In 2000, novelist and poet James McManus was sent to Las Vegas, innocently enough, by Harper's
magazine to write a story about the World Series of Poker held annually at Binion's Horseshoe. But then, as so often happens on trips to Sin City, something kind of ... happened. Rather than becoming an objective report, McManus's article evolved into a memoir as he put his entire advance on the line, got lucky with his cards and won a spot in the competition, and came much closer than anyone expected to winning the darn thing. The result, Positively Fifth Street
, is just as dazzling, exciting, and disturbing as Vegas itself.
McManus details his battles not only against his opponents but also against "Bad Jim," the portion of his own personality that needs to get in on a poker game in spite of both common and fiscal sense. Besides telling his own story, he relates the considerably more unpleasant tale of Ted Binion, whose grisly death was blamed on Binion's former stripper-girlfriend and her ex-linebacker beau. In the hands of a lesser author, the pursuit of these separate through lines of poker and the seedy personal lives of wealthy casino heirs may have lead readers to wish the author had picked just one subject. But under McManus's careful watch, they're really pretty similar: steeped in adrenaline, mystery, deception, and skating on thrillingly thin ice. Each story underscores the other, a neat little "narrative as metaphor" device, while also painting a vivid picture of Vegas casino life. Poker, as anyone who has lost at it will tell you, is an intricate game and it's nice to see a top-notch author and player relate its finer points in an entertaining style that will appeal even to non-players. The author's hilariously self-aware and at times self-loathing style make Positively Fifth Street a fun read. But beyond that, his account of nearly winning the biggest poker tournament in the world and subsequently watching as the verdicts are announced for Binion's accused murderers makes for a great story. Even if it wasn't the one he was sent there to write. --John Moe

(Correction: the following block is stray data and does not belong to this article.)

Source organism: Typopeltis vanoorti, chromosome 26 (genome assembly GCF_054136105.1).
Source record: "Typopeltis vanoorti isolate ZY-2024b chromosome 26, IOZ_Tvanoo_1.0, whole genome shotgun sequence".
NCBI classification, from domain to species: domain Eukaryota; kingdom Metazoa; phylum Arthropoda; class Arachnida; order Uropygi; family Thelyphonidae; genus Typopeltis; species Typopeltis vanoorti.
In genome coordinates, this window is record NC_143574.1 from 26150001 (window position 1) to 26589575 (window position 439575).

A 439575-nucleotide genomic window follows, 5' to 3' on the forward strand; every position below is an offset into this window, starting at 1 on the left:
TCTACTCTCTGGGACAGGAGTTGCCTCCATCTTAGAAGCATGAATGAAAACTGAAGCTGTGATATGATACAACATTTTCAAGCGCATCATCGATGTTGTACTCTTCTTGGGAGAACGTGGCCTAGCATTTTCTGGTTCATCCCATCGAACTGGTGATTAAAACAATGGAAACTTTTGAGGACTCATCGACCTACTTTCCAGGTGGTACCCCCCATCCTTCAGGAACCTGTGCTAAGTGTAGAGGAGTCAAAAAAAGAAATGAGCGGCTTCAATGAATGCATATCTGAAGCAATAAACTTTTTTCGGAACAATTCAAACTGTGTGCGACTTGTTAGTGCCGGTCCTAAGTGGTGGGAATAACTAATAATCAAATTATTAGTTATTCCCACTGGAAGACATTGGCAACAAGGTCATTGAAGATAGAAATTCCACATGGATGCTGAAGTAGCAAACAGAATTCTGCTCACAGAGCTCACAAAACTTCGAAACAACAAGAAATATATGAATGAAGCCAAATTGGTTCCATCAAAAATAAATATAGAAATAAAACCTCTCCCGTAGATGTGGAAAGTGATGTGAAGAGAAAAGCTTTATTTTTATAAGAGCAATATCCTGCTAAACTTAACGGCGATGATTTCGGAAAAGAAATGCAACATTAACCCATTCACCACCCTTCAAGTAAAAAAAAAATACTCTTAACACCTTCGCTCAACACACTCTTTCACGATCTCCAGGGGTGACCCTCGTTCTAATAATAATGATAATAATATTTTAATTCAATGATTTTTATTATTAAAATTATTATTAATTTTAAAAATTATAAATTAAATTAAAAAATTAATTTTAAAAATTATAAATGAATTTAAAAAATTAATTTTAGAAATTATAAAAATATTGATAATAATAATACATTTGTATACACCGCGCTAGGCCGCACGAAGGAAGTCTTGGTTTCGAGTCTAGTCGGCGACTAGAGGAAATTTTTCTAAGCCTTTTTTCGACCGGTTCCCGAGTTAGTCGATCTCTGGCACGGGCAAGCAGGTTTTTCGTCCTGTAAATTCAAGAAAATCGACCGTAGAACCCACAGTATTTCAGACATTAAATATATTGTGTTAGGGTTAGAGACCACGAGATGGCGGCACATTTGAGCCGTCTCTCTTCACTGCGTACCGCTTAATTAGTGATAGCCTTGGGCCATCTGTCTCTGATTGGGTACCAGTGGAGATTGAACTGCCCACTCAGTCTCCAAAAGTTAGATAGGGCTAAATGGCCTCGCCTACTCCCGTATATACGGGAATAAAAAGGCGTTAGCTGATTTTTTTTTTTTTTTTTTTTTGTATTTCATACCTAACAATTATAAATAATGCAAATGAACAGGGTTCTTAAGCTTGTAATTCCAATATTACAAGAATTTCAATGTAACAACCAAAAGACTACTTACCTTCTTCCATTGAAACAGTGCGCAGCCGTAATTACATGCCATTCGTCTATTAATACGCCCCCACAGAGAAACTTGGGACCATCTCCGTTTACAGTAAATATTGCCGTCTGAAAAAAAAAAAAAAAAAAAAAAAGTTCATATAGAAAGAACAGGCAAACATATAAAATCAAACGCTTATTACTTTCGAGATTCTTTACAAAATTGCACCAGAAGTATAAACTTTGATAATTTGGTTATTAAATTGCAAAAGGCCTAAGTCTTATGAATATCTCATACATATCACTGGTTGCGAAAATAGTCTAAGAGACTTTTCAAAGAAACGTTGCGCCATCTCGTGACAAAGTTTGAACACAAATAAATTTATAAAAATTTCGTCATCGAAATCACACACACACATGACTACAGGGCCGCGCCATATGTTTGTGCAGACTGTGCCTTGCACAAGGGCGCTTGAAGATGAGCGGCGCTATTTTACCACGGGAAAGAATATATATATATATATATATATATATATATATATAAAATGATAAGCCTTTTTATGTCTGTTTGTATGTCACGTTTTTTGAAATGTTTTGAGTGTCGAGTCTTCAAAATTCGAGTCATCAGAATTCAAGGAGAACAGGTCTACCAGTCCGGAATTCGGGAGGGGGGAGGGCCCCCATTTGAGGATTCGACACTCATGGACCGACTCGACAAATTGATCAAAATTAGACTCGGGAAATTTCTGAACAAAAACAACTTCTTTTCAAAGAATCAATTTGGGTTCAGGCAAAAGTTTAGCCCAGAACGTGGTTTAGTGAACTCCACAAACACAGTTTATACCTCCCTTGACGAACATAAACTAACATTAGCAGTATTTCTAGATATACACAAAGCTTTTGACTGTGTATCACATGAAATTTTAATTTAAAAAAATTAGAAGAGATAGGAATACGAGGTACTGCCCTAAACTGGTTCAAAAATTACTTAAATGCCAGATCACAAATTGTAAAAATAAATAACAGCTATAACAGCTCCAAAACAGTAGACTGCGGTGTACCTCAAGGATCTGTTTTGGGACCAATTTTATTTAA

From Publishers Weekly
It's the fantasy of many a red-blooded American male, and increasingly, many a female: to stare down a grizzled "rounder" (or professional) in the final hand to win the million-dollar prize of the world's biggest poker tournament. Harper's magazine sent poet and novelist McManus (Going to the Sun, etc.) to cover the 2000 event in Las Vegas. Playing in his first tournament, he was more successful than anyone could have dared hope. For a writer, this is the equivalent of drawing a straight flush-no small part of the appeal here is watching McManus as he skillfully converts a chance into a sure thing. Moreover, coinciding with the tournament that year was the salacious trial of the murderer of Ted Binion, legendarily profligate scion to the family that created the event. He probes the trial at length, but the theme-scummy people are capable of scummy behavior-is hardly as interesting, and the book always perks up when McManus returns to the green felt, where "flop" and "river" can combine to end the author's streak at any moment. Of course, opponents and spectators alike were well aware of McManus's identity as erudite literatus and tourney neophyte-which at once made him prey and permitted him to play possum. While refusing to downplay his No Limit Hold'em chops (earned by practicing with a computer program), McManus modestly charts his delirium as he prevailed in one nervy confrontation after another. The drama of high-stakes poker is inherently compelling-here is a rare opportunity to read an account by someone who can really write. B&w illus.
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